Harris wins FTI contract

Loss of FAA telecom project another blow to WorldCom

"Because of what's going on the commercial side, WorldCom is really crippled ... They're in OK shape on the government side, but ... until they get their [house back in order] there is a perception of risk." ? Warren Suss, Suss Consulting Inc.

(Washington Technology photo by Olivier Douliery)

Harris Corp. scored a major coup last month, besting both Lockheed Martin Corp. and incumbent WorldCom Inc. to win the Federal Aviation Administration's multibillion-dollar telecommunications infrastructure project, called FTI.

The five-year base contract is estimated at $1.7 billion, and with options to extend it to 15 years it could grow to as much as $3.5 billion.

The defeat was another blow to WorldCom, Clinton, Miss., which had held the contract for a decade. The company filed for bankruptcy protection July 21, citing more than $30 billion in debts.

The FAA's telecommunications network is made of both owned and leased systems, many of which are nearing the end of their contract and service lives. FTI will phase out these older systems during the first five to six years, the agency said.

The new FTI network will primarily support the FAA, Defense Department and Coast Guard, connecting some 5,000 locations over 14,000 separate connections and replacing more than 30,000 circuits.

Harris won the business with a teaming approach that assembled numerous national and regional telecommunications companies to provide nationwide coverage for FAA facilities. Included on the team are Sprint Communications Inc. of Westwood, Kan.; Qwest Communications International Inc. of Denver; and regional Bell operating companies BellSouth Corp., Atlanta; SBC Communications Inc., San Antonio; and Verizon Communications Inc., New York. Raytheon Co. of Lexington, Mass., rounded out the team and will provide onsite technical services and support across the country.

"I credit it to our partnership-based approach and business model," said John O'Sullivan, vice president of programs for Harris Corp. O'Sullivan spent years leading the team that pursued FTI. The idea of partnership was a theme and a way of business that the FAA wanted for FTI, he said.
Several factors guided Harris to assemble the team it did, O'Sullivan said.

"The nature of the FAA's network [is that] a lot of communications are needed in the local and regional kind of dimension, as opposed to the long-haul nationwide stuff," he said. "Second, we saw all along that safety and stability were primary factors. After all, you're talking about the most critical network outside [the Defense Department] in the world."

Harris also wanted a broad-based team that could provide both diversity and flexibility in order to respond to rapid technological change and minimize potential disruptions in an industry suffering from overcapacity, regulatory issues and economic problems, O'Sullivan said.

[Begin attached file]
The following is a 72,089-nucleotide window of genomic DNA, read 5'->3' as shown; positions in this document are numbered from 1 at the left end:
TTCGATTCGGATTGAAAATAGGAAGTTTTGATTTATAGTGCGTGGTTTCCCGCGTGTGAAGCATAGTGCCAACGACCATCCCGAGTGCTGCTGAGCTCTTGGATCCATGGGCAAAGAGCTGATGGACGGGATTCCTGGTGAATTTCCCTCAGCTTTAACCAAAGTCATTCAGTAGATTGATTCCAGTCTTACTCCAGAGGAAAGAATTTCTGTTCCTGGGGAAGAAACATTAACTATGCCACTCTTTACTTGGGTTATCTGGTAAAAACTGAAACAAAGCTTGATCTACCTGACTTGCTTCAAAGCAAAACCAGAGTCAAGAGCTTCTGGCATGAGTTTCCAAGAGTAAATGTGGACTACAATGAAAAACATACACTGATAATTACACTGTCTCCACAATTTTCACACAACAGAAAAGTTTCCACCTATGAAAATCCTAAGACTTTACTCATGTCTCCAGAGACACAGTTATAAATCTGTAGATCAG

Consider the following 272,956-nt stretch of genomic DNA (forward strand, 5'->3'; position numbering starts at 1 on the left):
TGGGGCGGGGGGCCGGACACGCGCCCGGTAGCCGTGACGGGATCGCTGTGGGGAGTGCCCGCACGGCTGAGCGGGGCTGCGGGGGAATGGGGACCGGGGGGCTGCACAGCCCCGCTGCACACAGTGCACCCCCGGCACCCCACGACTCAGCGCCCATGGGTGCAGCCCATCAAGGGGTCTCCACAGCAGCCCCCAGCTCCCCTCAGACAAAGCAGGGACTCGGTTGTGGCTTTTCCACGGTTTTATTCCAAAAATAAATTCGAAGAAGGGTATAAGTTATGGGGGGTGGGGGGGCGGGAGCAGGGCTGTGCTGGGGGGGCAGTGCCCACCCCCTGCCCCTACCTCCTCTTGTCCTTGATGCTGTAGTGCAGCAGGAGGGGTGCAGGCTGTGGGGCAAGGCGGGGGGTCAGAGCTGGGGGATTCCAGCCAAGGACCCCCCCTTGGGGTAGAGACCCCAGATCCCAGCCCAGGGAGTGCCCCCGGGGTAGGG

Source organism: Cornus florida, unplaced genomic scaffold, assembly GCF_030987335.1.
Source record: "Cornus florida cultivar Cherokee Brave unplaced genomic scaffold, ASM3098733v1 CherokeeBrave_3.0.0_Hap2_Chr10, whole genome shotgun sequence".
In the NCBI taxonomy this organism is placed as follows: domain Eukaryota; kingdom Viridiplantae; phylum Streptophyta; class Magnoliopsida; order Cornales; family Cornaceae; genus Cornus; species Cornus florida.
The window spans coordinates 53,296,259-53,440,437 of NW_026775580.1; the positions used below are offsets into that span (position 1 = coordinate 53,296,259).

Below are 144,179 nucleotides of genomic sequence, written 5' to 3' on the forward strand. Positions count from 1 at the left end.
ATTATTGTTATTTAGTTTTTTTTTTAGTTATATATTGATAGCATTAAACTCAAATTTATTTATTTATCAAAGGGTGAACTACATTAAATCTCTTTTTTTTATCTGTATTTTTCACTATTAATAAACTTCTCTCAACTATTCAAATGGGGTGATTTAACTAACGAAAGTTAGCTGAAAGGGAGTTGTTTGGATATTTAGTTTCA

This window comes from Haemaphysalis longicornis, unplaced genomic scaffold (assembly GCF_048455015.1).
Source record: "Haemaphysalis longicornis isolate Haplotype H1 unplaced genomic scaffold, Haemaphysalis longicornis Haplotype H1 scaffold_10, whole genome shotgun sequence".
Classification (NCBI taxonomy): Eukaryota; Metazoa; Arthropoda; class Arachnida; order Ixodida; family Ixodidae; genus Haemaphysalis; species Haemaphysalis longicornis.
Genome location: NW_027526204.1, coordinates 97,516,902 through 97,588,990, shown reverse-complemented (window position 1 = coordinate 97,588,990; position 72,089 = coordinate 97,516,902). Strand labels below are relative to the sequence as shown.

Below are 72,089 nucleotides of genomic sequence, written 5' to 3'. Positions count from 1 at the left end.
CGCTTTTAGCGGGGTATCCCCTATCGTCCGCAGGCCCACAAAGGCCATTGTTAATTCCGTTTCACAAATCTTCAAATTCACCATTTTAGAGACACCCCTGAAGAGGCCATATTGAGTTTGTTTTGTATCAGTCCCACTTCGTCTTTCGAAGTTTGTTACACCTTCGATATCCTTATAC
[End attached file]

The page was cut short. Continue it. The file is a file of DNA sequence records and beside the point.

Sprint representatives saw FTI as a validation of their reputation for reliability and security.
"We play a very critical role. The whole backbone of the network is Sprint," said Mike Ligas, region vice president, business development.

"This is a giant victory for Harris, [but] not a surprising one," said Warren Suss, president of Suss Consulting Inc., a Jenkintown, Pa., market research and consulting firm. "This competition has gone for so long, with so many questions and answers and resubmissions of proposals and so much interaction, [that] has a tendency to level out the bids. If there's a problem with one of the bids, over time it gets worked out."

Lockheed Martin, Bethesda, Md., for the past several years the largest systems integrator in the government marketplace, declined to comment on the loss. However, shortly before the FAA announced the FTI award July 15, Lockheed Martin mistakenly sent to reporters a press statement announcing it had won the contract. The company retracted the statement moments later.

WorldCom's ongoing financial crisis may have removed it from serious consideration, even though the company is the incumbent on the Leased Interfacility NAS Communications System, or LINCS, the major telecom contract to be folded into FTI.

"Because of what's going on on the commercial side, WorldCom is really crippled," Suss said. "They're in OK shape on the government side, but ... until they get their [house back in order] there is a perception of risk" in doing business with them.

WorldCom officials did not return phone calls seeking comment.

The loss of FTI may provide an early warning for what WorldCom can expect in its government-sector business, where it is the single largest telecom provider to federal agencies, Suss said. Harris' tactic of putting together a multifaceted telecom team is likely to be seen more frequently.

"With the turmoil in the telecom industry right now, and with the uncertainty about the future of the carriers, I think these kinds of strategies will take the risk out of the deal," he said.

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